"See for yourselves folks," I said. "Everything is on the matrix. Dates, names, numbers. Read them for yourselves, but know that behind each number was a man, a woman, a child, a being. They didn't have much, but they had the dignity, the courage to get up every morning and try to make it through another day! You and I bitch and moan about how hard we have it-those people gave it their best as they tried to raise a family. They're gone now, but as long as we live the high ideals this man preached but didn't believe in, we can make sure that their lives were not taken in vain."
"You fucking bastard!" Taylor had a gun in his hand, pointed squarely at me.
The world slowed around me; a roar crashed through the silence and I felt an agonizing burst of fire in my chest. On the platform overlooking the room, Governor John Taylor twisted around and fell away, his body pulsing blood. The pain in my chest felt crushing; I glanced down to see a half inch in diameter wound in the center of my chest, a dark splotch of blood beginning to run.
I heard cries, screams as people turned and ran from the room. I was on the floor, staring up at the ceiling, at the beautiful dark wood beams. I coughed once, felt an intense peace come over me. I was above my body, watching as Mathias and another man worked to restart my heart. I watched, felt a warm glow envelope me and my body didn't seem important to me any longer.
I was standing at the edge of a forest, not unlike the one Sabina and I had visited earlier in the evening. The air was warm and scented with honeysuckle and lilac, the sky a radiant, almost joyful blue. The valley formed a great bowl that stretched into the distance; in that distance I could see the tall spires of a crystal city, while before me, long grasses covered the floor of the valley, forming ripples and wakes as the wind stirred. I watched those grasses move, felt the sun on my face and arms...
"Pretty isn't it?"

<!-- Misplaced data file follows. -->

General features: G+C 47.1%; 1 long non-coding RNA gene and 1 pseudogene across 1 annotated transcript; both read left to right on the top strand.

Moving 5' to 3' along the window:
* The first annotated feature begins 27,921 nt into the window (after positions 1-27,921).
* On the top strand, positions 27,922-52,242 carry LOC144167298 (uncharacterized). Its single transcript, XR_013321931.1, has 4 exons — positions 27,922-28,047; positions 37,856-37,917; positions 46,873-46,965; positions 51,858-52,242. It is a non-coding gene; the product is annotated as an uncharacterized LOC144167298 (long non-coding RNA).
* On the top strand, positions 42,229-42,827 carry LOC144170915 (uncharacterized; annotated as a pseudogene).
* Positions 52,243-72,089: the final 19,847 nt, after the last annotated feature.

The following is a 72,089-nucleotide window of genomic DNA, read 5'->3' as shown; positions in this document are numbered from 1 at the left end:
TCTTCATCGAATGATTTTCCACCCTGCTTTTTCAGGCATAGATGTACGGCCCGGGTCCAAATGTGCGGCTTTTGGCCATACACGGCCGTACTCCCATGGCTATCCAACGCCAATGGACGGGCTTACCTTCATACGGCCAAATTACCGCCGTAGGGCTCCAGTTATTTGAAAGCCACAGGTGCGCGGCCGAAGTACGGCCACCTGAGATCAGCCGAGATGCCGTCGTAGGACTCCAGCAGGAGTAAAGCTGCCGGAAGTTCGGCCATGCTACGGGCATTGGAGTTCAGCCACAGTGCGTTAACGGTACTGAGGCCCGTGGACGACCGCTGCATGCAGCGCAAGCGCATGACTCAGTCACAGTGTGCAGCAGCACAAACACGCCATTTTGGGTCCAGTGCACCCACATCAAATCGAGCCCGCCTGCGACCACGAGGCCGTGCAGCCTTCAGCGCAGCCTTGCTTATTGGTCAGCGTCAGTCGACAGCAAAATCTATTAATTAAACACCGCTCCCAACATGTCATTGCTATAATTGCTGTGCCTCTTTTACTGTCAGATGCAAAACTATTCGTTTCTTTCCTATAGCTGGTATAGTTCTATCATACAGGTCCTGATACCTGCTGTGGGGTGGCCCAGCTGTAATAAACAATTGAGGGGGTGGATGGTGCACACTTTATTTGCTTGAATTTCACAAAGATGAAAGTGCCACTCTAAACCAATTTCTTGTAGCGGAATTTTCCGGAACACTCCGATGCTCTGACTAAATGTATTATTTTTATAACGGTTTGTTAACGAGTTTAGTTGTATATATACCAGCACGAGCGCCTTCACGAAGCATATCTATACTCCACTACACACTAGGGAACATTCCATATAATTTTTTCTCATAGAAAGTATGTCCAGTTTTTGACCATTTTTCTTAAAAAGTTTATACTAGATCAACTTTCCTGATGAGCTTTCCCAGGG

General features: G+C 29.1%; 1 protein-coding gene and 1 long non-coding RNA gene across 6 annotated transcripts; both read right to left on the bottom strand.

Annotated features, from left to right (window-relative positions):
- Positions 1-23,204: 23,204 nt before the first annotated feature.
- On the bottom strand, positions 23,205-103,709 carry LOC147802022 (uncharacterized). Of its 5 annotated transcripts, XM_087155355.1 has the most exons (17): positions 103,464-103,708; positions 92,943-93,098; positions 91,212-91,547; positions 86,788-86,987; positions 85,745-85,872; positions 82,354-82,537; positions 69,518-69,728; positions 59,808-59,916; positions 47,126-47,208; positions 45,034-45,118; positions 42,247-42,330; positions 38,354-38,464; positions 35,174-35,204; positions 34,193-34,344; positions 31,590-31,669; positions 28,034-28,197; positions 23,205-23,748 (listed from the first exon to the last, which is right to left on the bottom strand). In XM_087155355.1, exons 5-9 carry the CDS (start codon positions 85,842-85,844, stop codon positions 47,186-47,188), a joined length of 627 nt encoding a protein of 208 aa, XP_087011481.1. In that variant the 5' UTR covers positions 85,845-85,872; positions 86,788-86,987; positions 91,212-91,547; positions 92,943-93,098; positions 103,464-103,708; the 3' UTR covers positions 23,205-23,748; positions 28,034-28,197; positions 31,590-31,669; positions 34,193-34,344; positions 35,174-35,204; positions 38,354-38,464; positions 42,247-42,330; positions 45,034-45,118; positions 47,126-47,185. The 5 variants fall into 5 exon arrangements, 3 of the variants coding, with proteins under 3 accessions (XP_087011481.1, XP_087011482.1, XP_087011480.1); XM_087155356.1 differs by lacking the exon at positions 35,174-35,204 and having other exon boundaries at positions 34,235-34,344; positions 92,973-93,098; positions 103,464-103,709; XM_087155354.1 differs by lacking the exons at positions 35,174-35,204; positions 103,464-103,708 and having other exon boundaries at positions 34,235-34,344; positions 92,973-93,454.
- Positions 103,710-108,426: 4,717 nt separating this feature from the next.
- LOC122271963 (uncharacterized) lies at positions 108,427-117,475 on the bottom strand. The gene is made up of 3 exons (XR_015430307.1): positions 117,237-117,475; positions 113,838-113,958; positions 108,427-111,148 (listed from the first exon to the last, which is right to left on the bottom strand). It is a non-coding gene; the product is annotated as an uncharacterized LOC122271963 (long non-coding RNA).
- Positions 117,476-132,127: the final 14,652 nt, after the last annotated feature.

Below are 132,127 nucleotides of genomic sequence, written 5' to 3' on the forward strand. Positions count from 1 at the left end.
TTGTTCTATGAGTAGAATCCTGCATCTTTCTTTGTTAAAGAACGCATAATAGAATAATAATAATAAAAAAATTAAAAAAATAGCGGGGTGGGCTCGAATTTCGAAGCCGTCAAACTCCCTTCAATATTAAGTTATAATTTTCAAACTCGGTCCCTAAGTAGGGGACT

"Umm hmm," I spoke. "Is this..."
Velma Martinez looked at me, gave a brief nod. "In the future. I can't say when, but it's long after you and I have turned to dust."
I faced her. "So angels time travel too?"
She smiled the smile I loved so much. "Where we are right now is but a tick on the cosmic clock. We are born, live, grow old, and die, but time barely notices us..."
"But we do count, we do mean something?"
"And me? I was in a similar place with you once before. You made me go back that time..."
"This time it's your choice. Your spirit, what you were, is in a place between what you see here and what you had there. It sounds kind of hokey but it's the best way I can explain it."
Velma nodded. "Yes."
"If I choose to stay, will we be...together?"
"If you wish. I know I would like it!"
I smiled, reached out and took her face in my hands. "I wish I had told you how I felt..."
"I know how you felt!" Velma answered. "I could see it in your eyes, every time you looked at me. Of course, I wasn't exactly forthcoming with my feelings about you either!"
I kissed her, the way I'd always wanted to kiss her, kissed her until our bodies trembled in the warmth of the day.
"You don't know how much I've wanted you to kiss me that way!" Velma beamed.
"Am I allowed to ask a few questions first, before I make my decision?"
Velma smiled; she knew me too well. "Generally. I can't give you specific answers, especially if you decide to return. If you do stay, you won't believe what you'll see."
"What I did tonight-er-all those however many years ago; did it change anything?"